Sunday, February 8, 2009

How much does a poor investment banker need to just get by?

I asked this question yesterday, and - lo and behold - today's New York Times has an answer! I am generally not a big fan of long quotes, but this is so surreal, that I see no way around.

The whole story is here:

So these are the basic expenses:

"Barbara Corcoran, a real estate executive, said that most well-to-do families take at least two vacations a year, a winter trip to the sun and a spring trip to the ski slopes.

Total minimum cost: $16,000.

A modest three-bedroom apartment, she said, which was purchased for $1.5 million, not the top of the market at all, carries a monthly mortgage of about $8,000 and a co-op maintenance fee of $8,000 a month. Total cost: $192,000. A summer house in Southampton that cost $4 million, again not the top of the market, carries annual mortgage payments of $240,000.

Many top executives have cars and drivers. A chauffeur’s pay is between $75,000 and $125,000 a year, the higher end for former police officers who can double as bodyguards, said a limousine driver who spoke anonymously because he does not want to alienate his society customers.

“Some of them want their drivers to have guns,” the driver said. “You get a cop and you have a driver.” To garage that car is about $700 a month.

A personal trainer at $80 an hour three times a week comes to about $12,000 a year.

The work in the gym pays off when one must don a formal gown for a charity gala. “Going to those parties,” said David Patrick Columbia, who is the editor of the New York Social Diary (, “a woman can spend $10,000 or $15,000 on a dress. If she goes to three or four of those a year, she’s not going to wear the same dress.”

Total cost for three gowns: about $35,000.

Not every bank executive has school-age children, but for those who do, offspring can be expensive. In addition to paying tuition, “You’re not going to get through private school without tutoring a kid,” said Sandy Bass, the editor of Private School Insider, a newsletter that covers private schools in the New York City area. One hour of tutoring once a week is $125. “That’s the low end,” she said. “The higher end is 150, 175.” SAT tutors are about $250 an hour. Total cost for 30 weeks of regular tutoring: $3,750.

Two children in private school: $64,000.

Nanny: $45,000.

Ms. Bass, whose husband is an accountant with many high-end clients, said she spends about $425 every 10 days on groceries for her family. Annual cost: about $15,000.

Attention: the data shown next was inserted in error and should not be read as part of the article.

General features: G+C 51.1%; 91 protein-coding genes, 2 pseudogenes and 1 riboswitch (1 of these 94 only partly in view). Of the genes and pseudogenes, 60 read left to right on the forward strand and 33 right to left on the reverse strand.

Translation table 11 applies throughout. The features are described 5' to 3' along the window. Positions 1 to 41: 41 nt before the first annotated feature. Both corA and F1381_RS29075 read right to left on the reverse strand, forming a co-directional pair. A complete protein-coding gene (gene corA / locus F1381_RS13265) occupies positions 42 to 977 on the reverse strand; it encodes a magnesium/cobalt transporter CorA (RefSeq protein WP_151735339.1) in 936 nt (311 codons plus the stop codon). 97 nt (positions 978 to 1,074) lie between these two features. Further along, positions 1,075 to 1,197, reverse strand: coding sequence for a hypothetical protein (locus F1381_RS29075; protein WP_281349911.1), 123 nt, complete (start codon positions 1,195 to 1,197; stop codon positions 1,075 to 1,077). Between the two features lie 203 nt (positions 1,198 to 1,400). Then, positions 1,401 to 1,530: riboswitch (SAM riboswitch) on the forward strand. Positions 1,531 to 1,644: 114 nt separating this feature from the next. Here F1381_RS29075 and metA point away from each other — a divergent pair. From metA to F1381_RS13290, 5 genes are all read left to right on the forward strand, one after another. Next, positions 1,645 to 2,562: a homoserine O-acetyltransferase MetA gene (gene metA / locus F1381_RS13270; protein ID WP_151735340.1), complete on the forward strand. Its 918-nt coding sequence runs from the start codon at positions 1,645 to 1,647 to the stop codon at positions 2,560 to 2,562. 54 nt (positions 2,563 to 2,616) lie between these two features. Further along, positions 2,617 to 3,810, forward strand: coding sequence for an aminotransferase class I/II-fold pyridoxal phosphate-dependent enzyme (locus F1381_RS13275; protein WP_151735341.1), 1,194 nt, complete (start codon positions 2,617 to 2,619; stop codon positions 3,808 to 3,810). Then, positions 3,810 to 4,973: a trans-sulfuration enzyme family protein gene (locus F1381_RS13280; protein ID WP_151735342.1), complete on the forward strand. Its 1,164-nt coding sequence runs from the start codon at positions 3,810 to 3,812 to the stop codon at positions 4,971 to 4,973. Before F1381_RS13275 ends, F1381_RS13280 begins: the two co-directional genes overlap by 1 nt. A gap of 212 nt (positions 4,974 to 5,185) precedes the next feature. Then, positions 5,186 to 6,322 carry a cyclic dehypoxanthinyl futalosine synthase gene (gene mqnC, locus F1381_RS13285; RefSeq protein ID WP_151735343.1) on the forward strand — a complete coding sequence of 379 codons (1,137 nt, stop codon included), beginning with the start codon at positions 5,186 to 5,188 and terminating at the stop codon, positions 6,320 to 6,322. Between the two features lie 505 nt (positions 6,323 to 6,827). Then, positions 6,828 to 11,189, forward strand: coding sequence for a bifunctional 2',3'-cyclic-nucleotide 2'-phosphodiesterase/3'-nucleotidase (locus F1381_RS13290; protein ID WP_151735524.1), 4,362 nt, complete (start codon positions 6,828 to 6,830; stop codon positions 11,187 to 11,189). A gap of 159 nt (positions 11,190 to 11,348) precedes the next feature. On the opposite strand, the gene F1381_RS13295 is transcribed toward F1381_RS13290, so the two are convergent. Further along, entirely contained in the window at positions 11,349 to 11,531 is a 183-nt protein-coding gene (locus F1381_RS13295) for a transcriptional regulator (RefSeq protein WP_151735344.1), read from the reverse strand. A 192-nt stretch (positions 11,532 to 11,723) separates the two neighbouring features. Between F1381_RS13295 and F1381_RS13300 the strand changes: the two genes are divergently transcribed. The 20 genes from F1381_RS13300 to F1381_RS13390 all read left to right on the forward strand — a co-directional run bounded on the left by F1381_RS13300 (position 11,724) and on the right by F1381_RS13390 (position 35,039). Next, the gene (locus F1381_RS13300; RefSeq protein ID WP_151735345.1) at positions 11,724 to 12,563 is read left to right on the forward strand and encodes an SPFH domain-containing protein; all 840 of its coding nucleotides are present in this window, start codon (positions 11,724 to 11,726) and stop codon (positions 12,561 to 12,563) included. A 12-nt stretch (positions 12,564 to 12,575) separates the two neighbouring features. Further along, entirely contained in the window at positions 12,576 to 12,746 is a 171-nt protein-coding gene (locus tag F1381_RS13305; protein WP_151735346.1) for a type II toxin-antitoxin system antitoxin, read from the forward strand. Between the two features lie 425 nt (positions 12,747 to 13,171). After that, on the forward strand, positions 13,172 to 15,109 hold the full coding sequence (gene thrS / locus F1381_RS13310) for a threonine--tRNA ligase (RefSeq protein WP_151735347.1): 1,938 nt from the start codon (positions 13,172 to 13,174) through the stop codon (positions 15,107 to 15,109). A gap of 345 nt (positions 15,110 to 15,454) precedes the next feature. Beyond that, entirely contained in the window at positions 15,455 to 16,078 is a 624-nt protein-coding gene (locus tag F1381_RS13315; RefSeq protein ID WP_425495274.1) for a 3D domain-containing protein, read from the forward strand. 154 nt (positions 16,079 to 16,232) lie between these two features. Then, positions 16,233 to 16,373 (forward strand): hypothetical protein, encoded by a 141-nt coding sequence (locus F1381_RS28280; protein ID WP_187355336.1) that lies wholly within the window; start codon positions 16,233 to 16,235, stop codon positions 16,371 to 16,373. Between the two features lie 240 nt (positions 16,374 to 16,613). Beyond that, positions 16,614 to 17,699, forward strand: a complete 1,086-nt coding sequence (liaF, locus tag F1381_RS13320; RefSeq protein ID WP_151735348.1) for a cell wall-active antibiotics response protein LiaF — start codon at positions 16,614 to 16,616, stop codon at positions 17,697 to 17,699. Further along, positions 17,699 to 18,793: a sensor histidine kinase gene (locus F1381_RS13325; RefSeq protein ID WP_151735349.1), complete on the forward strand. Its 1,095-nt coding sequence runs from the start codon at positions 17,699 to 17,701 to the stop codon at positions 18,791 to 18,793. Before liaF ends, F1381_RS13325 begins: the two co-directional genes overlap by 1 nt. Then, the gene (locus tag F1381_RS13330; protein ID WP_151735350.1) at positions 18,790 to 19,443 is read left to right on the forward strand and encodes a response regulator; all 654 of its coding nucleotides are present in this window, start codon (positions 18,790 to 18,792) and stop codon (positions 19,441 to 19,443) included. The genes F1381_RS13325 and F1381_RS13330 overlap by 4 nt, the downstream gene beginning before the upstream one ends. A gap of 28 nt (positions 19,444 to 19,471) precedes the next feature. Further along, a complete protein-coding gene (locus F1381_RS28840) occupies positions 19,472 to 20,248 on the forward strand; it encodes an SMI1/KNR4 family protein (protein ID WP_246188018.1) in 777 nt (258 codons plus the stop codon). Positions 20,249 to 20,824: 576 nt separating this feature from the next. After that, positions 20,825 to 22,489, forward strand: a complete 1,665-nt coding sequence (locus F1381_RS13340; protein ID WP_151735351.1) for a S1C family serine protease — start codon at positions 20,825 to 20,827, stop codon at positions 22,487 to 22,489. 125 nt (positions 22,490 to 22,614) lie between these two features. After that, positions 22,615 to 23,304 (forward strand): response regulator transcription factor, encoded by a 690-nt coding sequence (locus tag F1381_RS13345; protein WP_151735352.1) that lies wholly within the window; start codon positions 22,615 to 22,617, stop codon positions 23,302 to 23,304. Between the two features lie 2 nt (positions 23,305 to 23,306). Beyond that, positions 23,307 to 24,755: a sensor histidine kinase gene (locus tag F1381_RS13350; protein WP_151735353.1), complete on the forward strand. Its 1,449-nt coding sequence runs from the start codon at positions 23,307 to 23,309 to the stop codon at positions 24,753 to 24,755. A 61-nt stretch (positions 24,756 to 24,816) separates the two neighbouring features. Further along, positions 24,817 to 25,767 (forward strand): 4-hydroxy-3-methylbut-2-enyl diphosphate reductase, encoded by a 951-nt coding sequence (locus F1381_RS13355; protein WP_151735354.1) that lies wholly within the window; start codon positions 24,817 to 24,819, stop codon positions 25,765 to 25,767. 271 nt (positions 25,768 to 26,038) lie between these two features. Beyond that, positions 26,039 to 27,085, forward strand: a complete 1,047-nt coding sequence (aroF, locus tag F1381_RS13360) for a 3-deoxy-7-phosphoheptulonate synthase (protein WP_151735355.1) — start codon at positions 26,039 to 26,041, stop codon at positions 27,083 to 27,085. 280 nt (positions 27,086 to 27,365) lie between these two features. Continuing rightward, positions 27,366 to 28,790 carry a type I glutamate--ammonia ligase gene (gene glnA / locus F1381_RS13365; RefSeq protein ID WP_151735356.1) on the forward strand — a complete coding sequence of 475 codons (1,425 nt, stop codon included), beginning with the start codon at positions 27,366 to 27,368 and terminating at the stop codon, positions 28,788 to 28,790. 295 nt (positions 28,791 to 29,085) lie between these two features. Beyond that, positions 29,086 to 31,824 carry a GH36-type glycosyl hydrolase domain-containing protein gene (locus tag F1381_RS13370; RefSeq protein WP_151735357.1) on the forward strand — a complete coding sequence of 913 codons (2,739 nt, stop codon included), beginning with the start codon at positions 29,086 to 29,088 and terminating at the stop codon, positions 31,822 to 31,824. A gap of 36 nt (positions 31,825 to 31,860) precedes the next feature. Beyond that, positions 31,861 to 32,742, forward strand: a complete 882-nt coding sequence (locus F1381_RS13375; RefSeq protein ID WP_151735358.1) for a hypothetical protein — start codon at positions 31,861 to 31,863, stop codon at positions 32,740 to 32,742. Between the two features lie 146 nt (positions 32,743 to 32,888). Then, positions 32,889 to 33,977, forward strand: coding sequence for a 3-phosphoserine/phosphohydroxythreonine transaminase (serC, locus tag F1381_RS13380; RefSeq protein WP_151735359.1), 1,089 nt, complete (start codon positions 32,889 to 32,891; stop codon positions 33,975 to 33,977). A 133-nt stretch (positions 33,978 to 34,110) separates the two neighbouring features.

More? Restaurants. Dry cleaning. Each Brooks Brothers suit costs about $1,000. If you run a bank, you can’t look like a slob.

The total costs here, which do not include a lot of things, like kennels for the dog when the family is away, summer camp, spas and other grooming for the human members of the family, donations to charity, and frozen hot chocolates at Serendipity, are $790,750, which would require about a $1.6-million salary to compensate for taxes. Give or take a few score thousand of dollars."

See how much it takes in living expenses just to gamble your money away? I think I start to understand how it came to be that so many heads were chopped off during French Revolution...

1 comment:

BadTux said...

Yeah, I just read that and shook my head. These people just don't have a clue as to how real people live. They've been living in their high-and-mighty castle in the sky, and the notion that one might manage to make it without a nanny and a personal driver for your limousine simply doesn't occur to them, because, well, they're entitled to those things because, well, because.

But hey, if they can't live on $500K/year, the Indian dude who lives next door to me can probably do their job better, and he would be overjoyed to make $500K/year. If that doesn't work, the Chinese lady who lives above me *certainly* could do their job better, and she'd be overjoyed to do it for $500K/year too. And if all else fails, the Mexican lady downstairs from me doesn't read and write English too well and her math is a bit shaky too, but that makes her different from the current batch running our banking system... how? But oops, I forget, they didn't go to the right school or have the right daddy, so that disqualifies them. And our current oligarchs are different from the French nobility of 1789... how?